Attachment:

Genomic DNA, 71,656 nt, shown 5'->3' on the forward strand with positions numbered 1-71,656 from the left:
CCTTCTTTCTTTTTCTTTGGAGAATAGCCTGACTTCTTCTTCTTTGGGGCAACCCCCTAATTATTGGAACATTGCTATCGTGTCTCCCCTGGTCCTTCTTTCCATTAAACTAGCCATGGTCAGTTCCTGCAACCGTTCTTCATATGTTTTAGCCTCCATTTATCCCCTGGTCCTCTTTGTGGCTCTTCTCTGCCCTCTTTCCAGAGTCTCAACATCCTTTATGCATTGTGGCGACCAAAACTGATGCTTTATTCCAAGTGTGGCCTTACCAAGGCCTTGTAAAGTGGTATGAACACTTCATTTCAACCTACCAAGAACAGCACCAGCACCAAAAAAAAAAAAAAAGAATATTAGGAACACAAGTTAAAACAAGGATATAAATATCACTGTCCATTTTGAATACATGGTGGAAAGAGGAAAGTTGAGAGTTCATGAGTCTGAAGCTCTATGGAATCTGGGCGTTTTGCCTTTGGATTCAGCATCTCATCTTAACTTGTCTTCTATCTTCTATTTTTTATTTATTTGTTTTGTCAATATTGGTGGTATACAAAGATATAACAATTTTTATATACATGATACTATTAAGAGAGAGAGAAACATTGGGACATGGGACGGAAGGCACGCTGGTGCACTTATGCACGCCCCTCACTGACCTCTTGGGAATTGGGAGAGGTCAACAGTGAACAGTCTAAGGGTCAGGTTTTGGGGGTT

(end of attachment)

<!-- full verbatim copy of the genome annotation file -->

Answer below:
Genomic DNA, 71,656 nt, shown 5'->3' on the forward strand with positions numbered 1-71,656 from the left:
CCTTCTTTCTTTTTCTTTGGAGAATAGCCTGACTTCTTCTTCTTTGGGGCAACCCCCTAATTATTGGAACATTGCTATCGTGTCTCCCCTGGTCCTTCTTTCCATTAAACTAGCCATGGTCAGTTCCTGCAACCGTTCTTCATATGTTTTAGCCTCCATTTATCCCCTGGTCCTCTTTGTGGCTCTTCTCTGCCCTCTTTCCAGAGTCTCAACATCCTTTATGCATTGTGGCGACCAAAACTGATGCTTTATTCCAAGTGTGGCCTTACCAAGGCCTTGTAAAGTGGTATGAACACTTCATTTCAACCTACCAAGAACAGCACCAGCACCAAAAAAAAAAAAAAAGAATATTAGGAACACAAGTTAAAACAAGGATATAAATATCACTGTCCATTTTGAATACATGGTGGAAAGAGGAAAGTTGAGAGTTCATGAGTCTGAAGCTCTATGGAATCTGGGCGTTTTGCCTTTGGATTCAGCATCTCATCTTAACTTGTCTTCTATCTTCTATTTTTTATTTATTTGTTTTGTCAATATTGGTGGTATACAAAGATATAACAATTTTTATATACATGATACTATTAAGAGAGAGAGAAACATTGGGACATGGGACGGAAGGCACGCTGGTGCACTTATGCACGCCCCTCACTGACCTCTTGGGAATTGGGAGAGGTCAACAGTGAACAGTCTAAGGGTCAGGTTTTGGGGGTT